Few people know more about Hollywood misconduct and its consequences than gossip columnist Perez Hilton. He likens the fury around DeGeneres to a “speed bump in the road” that “will slow it down but not crash the car”. But what it signals, he says, is the start of a renewed, post-Me Too assessment of how celebrities should behave in the workplace. He says another great daytime TV host and leading figure on the talent show, whom ‘everyone knows’ has been doing badly treating staff for years – suggesting that it is their turn. “It’s now a trend. Only good comes from this.
But is this justified or the starting weapon for a witch hunt? The world of television – much like that of newspapers – has always been a world of high pressure and anger. People are screaming, screaming, making unreasonable demands. The allegations made against the producers of DeGeneres’ talk show are clearly blatant. But do other complaints say more about the complainants than the workplace? A former employee said that employees who displayed “ nicer ” personality traits, who were willing to work more than 10 hours a day, and who “ actively ignore ” how top managers and producers level treated others, were rewarded with new iPhones, gift cards and other promotional items from the show’s sponsors. “ Everyone was upset unless you were one of the favored ones, ” the former employee said. “I remember feeling depressed and horrible and sad and thinking that I couldn’t leave but wanted to leave. “Television is still an old white culture,” says a prominent unnamed Los Angeles show business lawyer who has litigated a number of Me Too and workplace-related cases. “This culture is not yet extinct, but it is coming to an end. People are being called out for bad things, which is good. But it has also created a dangerous cancellation culture where you have younger people with no life experience at all, who can’t stand the heat in the workplace, and who can just point fingers and kill people’s careers. .
Hilton disagrees: “I fully understand that many careers in entertainment are extremely stressful and in high demand. You should work hard, that’s the culture. But it also has to be a professional environment, which means that a boss, someone in a position of power, should not ask you to date or propose you, or even yell at you. If someone is lazy and doesn’t want to work the hours, fire them. But you don’t need to yell at them, dehumanize them, or insult them. We need to stop excusing unprofessional behavior.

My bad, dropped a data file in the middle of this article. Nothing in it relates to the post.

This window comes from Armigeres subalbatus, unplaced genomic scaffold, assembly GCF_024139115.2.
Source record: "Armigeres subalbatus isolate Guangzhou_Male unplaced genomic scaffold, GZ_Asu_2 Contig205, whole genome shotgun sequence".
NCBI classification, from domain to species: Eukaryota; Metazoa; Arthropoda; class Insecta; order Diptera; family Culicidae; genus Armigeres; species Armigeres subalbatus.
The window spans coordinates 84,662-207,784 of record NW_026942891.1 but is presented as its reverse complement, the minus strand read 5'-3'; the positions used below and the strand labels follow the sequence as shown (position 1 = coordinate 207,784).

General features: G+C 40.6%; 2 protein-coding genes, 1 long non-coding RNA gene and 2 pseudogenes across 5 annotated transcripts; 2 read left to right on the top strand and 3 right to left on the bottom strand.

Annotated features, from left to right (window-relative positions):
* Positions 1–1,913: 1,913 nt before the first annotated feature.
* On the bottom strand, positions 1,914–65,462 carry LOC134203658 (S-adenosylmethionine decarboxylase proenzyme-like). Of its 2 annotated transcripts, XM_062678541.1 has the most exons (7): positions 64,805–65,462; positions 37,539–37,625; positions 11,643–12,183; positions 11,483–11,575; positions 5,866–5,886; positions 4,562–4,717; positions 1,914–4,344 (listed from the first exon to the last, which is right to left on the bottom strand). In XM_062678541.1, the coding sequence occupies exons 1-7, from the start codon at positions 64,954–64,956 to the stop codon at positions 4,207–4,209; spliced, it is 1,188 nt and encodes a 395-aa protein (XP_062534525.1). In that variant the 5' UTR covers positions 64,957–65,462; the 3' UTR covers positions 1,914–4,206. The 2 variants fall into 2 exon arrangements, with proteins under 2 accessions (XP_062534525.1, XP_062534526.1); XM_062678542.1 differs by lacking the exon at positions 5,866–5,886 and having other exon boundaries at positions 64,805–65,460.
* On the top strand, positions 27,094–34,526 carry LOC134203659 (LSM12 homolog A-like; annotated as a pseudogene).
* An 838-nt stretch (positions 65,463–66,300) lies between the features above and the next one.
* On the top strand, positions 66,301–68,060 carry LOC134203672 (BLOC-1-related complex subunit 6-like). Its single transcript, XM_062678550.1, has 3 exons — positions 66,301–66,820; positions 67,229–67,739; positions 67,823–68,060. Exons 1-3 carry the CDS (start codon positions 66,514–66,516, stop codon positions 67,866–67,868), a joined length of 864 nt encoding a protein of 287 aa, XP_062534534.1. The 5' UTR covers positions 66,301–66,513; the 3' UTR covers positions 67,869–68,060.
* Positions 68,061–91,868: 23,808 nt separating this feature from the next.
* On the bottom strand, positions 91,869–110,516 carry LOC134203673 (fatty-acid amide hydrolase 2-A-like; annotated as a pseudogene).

Perhaps the most damaging allegations against DeGeneres herself aren’t that she was “ mean, ” but that she ignored staff mistreatment and allowed her to cultivate her toxicity. flourish. “She knows that … is going on, but she doesn’t want to hear it either,” said a former BuzzFeed employee.
It was an allegation she tried to answer in her opening monologue. “I have learned that things have happened here that should never have happened,” she said. “ I take this very seriously and want to say that I am very sorry for the people who have been affected, ” adding: “ I know that I am in a position of privilege and power and I realize that ‘with that comes responsibility and I take responsibility. for what’s going on at my show.
“Right now, she’s climbing a sand dune as fast as she can while she collapses under it,” the lawyer says. “But to be contrite, to say, ‘I must be a better me’, that is not enough. If that’s your name on the show, when everything is going you have to take responsibility, you have to take the hit.
“I wish she had taken on even more responsibility,” says Hilton, “because there have been reports that she was aware to some extent, and sometimes in the room, when things were inappropriate. were happening. But she’s Ellen… why would a celebrity admit more than she has to?
The controversy hasn’t quite generated the excitement – or the odds – that one might expect. Viewing numbers for the first week of the new season are down 29% from the previous season. But Hilton doesn’t see the fall as critical. “She’s not going to get fired; she’s not going to give up either; it is registered for several seasons. Everyone involved in her show is making too much money and, at the end of the day, that’s what matters most in Hollywood.